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  • yes it is a good way to foster, thanks for sharing

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  • Children learn so much by watching and copying how we are as parents.

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  • It is all very good for politicians to visit the sites of disasters but you never see them physically helping. Her speech was very compassionate, not just critical

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  • This is a good read

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  • I grew up in Christchurch N.Z
    Omg, the little city BIGGEST for South Island of New Zealand has just recovered beautifully from the earthquakes! Everyone I knew went through trauma in some way.
    And monuments and walking paths have been made in place of destruction. New homes built….anyway now this.
    One mans mission decimating small areas reputatiion. Or has it?
    Jacindas words directly after his massacre were so profound.
    The Muslim’s are “us” are “home” when do you ever hear an Australian politician say these words or even close to it.
    She made people think.
    Has all this “ terrosim” become fear mongering from The Top so this young white man felt this was his duty or right as these people were not “us”.
    I felt homesick after this event and seeing the closeness happening in N.Z . Who do we have. Pauline Hanson?? When does anything positive get said out of her mouth.
    Jacinda prompted so much compassion to this loss of life with her words.

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  • I want her to be our Prime Minister. Maybe we could crowd fund her…

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  • What a beautiful person and wonderful leader Jacinda Ardern is. The world needs more people like her.

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  • Learning to see things through the eyes of others helps us understand each other.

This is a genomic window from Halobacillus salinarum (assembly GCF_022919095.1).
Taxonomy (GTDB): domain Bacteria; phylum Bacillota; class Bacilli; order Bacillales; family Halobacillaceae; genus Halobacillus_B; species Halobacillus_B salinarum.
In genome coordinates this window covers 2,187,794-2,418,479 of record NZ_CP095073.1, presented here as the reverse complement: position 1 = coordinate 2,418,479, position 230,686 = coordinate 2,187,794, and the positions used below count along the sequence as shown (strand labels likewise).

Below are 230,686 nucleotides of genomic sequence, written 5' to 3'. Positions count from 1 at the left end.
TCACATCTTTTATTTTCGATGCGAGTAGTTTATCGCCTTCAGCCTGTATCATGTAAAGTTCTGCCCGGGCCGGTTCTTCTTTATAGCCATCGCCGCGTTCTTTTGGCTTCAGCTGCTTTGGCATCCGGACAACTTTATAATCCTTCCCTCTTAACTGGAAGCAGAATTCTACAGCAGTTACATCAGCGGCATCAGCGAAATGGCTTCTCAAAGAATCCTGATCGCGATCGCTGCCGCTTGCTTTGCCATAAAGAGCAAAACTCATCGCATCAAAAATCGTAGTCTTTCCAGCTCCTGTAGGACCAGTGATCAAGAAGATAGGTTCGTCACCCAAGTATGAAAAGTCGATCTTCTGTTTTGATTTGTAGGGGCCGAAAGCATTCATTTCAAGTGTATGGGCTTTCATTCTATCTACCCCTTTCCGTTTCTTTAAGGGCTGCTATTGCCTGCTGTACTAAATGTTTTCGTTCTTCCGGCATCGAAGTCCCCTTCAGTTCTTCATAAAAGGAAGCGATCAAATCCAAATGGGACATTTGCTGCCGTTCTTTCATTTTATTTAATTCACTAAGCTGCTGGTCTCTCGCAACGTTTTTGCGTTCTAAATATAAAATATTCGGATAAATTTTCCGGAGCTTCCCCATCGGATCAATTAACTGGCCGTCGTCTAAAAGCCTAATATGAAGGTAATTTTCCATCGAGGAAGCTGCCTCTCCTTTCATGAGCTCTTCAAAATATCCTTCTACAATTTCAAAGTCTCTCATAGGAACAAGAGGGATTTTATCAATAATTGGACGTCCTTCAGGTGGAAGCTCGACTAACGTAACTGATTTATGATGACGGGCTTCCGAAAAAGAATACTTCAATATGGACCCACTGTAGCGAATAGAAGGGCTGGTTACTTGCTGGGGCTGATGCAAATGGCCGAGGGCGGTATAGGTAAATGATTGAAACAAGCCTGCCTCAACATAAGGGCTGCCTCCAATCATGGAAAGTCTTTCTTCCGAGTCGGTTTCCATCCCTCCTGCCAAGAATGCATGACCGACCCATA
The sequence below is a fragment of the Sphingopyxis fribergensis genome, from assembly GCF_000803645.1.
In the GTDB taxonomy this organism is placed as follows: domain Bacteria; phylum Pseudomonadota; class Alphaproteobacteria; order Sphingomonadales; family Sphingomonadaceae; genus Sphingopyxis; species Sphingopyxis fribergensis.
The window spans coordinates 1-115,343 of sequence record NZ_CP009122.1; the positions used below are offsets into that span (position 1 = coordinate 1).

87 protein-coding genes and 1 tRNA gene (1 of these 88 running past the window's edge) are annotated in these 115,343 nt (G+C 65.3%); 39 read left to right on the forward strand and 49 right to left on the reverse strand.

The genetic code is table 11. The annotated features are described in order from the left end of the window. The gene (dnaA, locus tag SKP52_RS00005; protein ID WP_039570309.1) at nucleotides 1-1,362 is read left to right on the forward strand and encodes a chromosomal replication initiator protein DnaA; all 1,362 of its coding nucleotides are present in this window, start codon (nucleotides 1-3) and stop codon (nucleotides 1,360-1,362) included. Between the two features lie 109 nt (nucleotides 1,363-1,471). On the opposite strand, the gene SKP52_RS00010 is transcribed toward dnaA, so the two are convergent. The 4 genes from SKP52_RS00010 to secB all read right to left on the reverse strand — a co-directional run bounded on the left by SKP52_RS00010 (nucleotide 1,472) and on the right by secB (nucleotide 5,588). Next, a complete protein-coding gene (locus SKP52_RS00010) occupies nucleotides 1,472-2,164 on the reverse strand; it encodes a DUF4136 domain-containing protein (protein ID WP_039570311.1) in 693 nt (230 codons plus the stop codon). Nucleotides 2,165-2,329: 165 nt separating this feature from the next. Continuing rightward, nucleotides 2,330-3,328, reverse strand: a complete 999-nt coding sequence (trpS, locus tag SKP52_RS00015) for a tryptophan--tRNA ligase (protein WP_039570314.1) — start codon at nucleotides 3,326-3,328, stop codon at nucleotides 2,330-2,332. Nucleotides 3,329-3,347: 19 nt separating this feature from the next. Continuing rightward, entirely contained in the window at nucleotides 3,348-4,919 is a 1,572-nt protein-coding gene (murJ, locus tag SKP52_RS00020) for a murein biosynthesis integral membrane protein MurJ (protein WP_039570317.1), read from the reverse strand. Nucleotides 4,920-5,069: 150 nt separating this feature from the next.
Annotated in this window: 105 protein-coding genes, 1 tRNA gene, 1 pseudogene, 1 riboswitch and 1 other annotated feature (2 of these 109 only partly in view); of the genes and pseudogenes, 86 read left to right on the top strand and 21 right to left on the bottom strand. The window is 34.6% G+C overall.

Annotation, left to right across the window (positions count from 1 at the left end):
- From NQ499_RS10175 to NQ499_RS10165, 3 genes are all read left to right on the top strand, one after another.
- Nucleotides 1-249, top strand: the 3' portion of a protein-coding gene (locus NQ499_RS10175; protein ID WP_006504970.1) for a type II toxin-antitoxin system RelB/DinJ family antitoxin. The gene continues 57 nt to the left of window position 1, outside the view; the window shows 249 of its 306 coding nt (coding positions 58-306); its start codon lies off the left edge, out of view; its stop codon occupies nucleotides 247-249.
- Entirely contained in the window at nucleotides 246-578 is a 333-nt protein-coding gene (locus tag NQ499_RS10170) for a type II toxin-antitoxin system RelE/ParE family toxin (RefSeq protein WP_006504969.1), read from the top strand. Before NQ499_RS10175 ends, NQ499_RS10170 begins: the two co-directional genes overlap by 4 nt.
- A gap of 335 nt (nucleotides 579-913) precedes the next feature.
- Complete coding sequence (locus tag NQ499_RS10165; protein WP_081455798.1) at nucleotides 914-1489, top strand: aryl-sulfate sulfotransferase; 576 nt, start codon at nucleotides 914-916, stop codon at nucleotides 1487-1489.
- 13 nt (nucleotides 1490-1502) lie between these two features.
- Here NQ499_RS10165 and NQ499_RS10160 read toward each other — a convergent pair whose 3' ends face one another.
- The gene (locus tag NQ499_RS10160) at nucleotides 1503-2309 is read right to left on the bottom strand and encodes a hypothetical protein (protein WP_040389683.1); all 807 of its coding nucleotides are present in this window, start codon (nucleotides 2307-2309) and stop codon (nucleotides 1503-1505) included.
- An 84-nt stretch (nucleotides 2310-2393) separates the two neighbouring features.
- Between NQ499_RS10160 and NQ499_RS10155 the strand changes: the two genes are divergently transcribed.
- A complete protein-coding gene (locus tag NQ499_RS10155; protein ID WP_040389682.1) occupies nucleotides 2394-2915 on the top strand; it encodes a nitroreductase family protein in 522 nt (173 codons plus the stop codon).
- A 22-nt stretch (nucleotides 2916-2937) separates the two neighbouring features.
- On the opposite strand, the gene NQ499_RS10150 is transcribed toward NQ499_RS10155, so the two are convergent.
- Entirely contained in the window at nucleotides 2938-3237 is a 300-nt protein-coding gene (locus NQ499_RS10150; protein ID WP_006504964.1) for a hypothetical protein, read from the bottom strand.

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  • So important and so is empathy. It’s something hard to teach but is very worth it for who they become


    • Too true, and very important to help us create a kinder world.

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  • Compassion is a very important thing for people to have I think. Every year I collect and buy toys and books through the year and then at Christmas time my nephews and my son and I deliver them to the less fortunate. They love doing it and have learnt to think about others more. These are also some great tips I will be making sure to use with my son.


    • They are great ways to teach your son compassion :-).

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  • My eldest daughter struggles with compassion and putting herself in the shoes of others.


    • Hopefully these tips will help:-). Let me know if there’s anything else I can help you with.

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  • The NZ PM did an amazing job. Her compassion and leadership during this time is groundbreaking. The most touching aspect is she is modest when putting her people first. There are some PMs that visit disasters, but it feels like they are on tour. None have shown this kind of empathy, making her a truly inspirational woman.


    • I so agree with you, I watched her on the Project last night and what struck me was her caring and warm nature as well as her humility. A rare combination for someone leading the country.

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  • It would help if our leaders here could show the kind of empathy we’ve seen in New Zealand.